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Long IslandPoliticsSpin Cycle

Federal judge could soon hear NIFA wage case

More than 18 months after a state oversight board imposed a wage freeze on Nassau County workers, a federal judge could soon decide whether the tactic was legal.

Summary judgment motions in a lawsuit filed by the Civil Service Employees Union are scheduled to be completed by Dec. 21. CSEA attorneys said it will likely be late February, at the earliest, before U.S. Eastern District Court Judge Leonard Wexler reaches a decision in the case.

Union spokesman Ryan Mulholland said he has been informed by CSEA attorneys that the case will likely be decided on summary judgment and without the need for a trial. Summary judgments occur when both parties agree about all material facts and the case is decided on the interpretation of the law.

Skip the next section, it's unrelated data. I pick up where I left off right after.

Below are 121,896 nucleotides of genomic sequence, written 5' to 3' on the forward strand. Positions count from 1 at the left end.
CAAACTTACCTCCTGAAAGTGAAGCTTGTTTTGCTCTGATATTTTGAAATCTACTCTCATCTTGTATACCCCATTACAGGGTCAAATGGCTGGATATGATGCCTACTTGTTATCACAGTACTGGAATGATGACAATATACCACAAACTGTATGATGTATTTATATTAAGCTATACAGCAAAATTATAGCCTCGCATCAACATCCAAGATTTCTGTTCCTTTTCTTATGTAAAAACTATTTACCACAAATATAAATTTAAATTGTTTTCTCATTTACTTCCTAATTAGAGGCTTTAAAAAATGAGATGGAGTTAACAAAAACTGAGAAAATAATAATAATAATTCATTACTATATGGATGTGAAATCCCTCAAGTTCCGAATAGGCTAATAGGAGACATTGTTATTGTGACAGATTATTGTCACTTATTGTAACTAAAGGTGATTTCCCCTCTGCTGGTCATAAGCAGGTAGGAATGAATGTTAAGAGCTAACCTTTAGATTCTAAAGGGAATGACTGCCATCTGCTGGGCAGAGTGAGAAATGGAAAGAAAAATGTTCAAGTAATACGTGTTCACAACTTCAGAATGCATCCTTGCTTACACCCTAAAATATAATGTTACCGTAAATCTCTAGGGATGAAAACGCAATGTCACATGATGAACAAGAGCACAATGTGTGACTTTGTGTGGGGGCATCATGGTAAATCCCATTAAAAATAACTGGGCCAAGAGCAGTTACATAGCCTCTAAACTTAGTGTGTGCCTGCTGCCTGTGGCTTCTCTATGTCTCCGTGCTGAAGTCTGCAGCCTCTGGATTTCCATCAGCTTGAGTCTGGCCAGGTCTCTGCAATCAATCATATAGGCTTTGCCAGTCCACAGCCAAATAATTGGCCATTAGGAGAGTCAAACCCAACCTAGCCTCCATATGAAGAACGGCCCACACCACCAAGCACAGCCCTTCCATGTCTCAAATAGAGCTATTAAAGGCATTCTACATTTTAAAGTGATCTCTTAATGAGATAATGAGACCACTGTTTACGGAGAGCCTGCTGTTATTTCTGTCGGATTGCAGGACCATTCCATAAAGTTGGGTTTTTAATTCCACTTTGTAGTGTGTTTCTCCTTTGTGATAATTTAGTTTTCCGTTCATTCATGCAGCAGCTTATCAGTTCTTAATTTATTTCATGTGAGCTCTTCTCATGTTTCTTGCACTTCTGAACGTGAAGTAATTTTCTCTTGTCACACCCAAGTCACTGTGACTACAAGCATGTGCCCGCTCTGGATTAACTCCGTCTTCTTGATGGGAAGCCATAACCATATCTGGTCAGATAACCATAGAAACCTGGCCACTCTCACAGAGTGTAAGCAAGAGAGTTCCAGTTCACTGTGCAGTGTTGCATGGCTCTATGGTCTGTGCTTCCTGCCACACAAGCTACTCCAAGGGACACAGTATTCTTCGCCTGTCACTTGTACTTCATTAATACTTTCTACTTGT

Nassau Interim Finance Authority general  counsel Jeremy Wise confirmed that summary judgment motions are due in December but otherwise declined to comment.

The union filed suit against the county and NIFA after the state watchdog imposed the wage freeze on March 24, 2011.

CSEA claims the freeze violates the 5th Amendment — protecting abuse of a government authority — and the 14th Amendment's due process clause. The union also alleges the wage freeze violates New York Public Authorities Law and the New York Constitution.

NIFA officials have said they were legally allowed to impose a wage freeze after first declaring a fiscal crisis for Nassau County’s finances.

All five Nassau unions have filed separate lawsuits against NIFA and Nassau County against the freeze.


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